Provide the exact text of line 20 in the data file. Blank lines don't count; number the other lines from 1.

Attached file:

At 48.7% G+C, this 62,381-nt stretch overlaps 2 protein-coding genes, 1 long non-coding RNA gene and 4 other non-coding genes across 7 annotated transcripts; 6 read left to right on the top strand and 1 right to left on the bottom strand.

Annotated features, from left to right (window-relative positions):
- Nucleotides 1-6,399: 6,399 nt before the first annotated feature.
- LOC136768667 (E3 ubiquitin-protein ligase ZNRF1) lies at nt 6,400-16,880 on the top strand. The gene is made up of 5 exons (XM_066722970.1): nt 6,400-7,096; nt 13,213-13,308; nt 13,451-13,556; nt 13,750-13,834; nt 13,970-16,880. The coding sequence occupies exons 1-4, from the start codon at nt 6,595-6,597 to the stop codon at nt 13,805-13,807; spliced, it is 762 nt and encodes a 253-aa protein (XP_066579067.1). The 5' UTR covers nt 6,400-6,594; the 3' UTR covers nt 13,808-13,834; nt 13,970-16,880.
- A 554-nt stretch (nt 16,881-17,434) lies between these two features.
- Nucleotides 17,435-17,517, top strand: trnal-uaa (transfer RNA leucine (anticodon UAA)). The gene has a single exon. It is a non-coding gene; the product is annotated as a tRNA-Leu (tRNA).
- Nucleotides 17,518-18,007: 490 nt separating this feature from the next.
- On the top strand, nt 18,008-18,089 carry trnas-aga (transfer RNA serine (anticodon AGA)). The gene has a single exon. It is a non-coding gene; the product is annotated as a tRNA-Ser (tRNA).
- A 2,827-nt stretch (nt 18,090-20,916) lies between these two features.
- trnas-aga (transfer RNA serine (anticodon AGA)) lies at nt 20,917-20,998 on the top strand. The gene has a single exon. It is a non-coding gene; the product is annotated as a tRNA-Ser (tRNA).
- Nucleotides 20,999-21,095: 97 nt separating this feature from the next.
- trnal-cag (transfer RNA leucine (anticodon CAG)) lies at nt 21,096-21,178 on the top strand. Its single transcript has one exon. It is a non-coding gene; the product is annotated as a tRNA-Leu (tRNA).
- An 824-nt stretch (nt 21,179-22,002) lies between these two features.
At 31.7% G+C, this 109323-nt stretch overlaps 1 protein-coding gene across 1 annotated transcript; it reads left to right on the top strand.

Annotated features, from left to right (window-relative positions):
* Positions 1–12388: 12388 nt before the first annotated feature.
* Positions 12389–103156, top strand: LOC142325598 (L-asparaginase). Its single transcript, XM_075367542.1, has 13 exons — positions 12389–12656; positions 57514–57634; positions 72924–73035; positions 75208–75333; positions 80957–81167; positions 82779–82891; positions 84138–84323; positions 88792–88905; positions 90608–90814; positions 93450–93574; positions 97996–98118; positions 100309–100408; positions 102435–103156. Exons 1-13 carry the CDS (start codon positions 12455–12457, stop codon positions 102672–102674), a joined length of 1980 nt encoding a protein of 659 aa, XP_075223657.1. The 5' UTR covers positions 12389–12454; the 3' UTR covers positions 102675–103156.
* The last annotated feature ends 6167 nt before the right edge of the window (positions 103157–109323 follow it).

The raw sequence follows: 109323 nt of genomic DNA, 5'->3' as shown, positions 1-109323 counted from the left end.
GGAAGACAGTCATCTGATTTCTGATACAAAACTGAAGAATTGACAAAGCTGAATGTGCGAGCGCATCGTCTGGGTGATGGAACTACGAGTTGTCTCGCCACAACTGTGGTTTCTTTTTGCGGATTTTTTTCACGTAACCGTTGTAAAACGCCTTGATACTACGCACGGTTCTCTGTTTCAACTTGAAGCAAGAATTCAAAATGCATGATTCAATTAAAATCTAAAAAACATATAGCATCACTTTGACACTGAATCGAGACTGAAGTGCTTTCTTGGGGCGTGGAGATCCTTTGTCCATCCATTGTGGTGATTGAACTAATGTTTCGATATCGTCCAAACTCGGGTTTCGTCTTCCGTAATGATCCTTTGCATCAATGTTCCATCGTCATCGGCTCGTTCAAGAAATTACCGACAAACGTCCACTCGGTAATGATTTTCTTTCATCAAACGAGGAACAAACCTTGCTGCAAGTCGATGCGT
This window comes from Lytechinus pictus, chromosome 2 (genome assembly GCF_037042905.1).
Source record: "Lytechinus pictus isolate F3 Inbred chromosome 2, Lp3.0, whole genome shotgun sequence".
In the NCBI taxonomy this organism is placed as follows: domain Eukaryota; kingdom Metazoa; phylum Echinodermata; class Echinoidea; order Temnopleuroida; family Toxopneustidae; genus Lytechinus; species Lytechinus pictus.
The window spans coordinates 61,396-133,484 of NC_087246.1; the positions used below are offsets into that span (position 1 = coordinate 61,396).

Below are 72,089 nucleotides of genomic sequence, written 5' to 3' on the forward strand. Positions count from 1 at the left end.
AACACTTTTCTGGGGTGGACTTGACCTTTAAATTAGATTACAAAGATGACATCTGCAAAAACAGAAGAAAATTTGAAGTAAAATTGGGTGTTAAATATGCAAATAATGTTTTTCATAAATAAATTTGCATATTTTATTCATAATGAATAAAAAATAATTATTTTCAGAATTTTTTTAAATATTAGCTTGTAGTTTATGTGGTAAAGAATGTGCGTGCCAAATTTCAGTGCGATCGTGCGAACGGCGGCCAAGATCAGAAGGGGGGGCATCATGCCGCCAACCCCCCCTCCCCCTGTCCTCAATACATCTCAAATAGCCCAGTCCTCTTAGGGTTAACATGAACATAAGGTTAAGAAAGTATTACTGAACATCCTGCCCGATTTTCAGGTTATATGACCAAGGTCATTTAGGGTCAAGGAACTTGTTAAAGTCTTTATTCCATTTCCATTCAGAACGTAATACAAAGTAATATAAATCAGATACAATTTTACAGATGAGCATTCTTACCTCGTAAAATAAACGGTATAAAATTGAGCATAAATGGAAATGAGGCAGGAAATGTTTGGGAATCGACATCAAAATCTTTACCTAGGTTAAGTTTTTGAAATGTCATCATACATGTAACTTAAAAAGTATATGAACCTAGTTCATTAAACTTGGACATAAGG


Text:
GGAAGACAGTCATCTGATTTCTGATACAAAACTGAAGAATTGACAAAGCTGAATGTGCGAGCGCATCGTCTGGGTGATGGAACTACGAGTTGTCTCGCCACAACTGTGGTTTCTTTTTGCGGATTTTTTTCACGTAACCGTTGTAAAACGCCTTGATACTACGCACGGTTCTCTGTTTCAACTTGAAGCAAGAATTCAAAATGCATGATTCAATTAAAATCTAAAAAACATATAGCATCACTTTGACACTGAATCGAGACTGAAGTGCTTTCTTGGGGCGTGGAGATCCTTTGTCCATCCATTGTGGTGATTGAACTAATGTTTCGATATCGTCCAAACTCGGGTTTCGTCTTCCGTAATGATCCTTTGCATCAATGTTCCATCGTCATCGGCTCGTTCAAGAAATTACCGACAAACGTCCACTCGGTAATGATTTTCTTTCATCAAACGAGGAACAAACCTTGCTGCAAGTCGATGCGT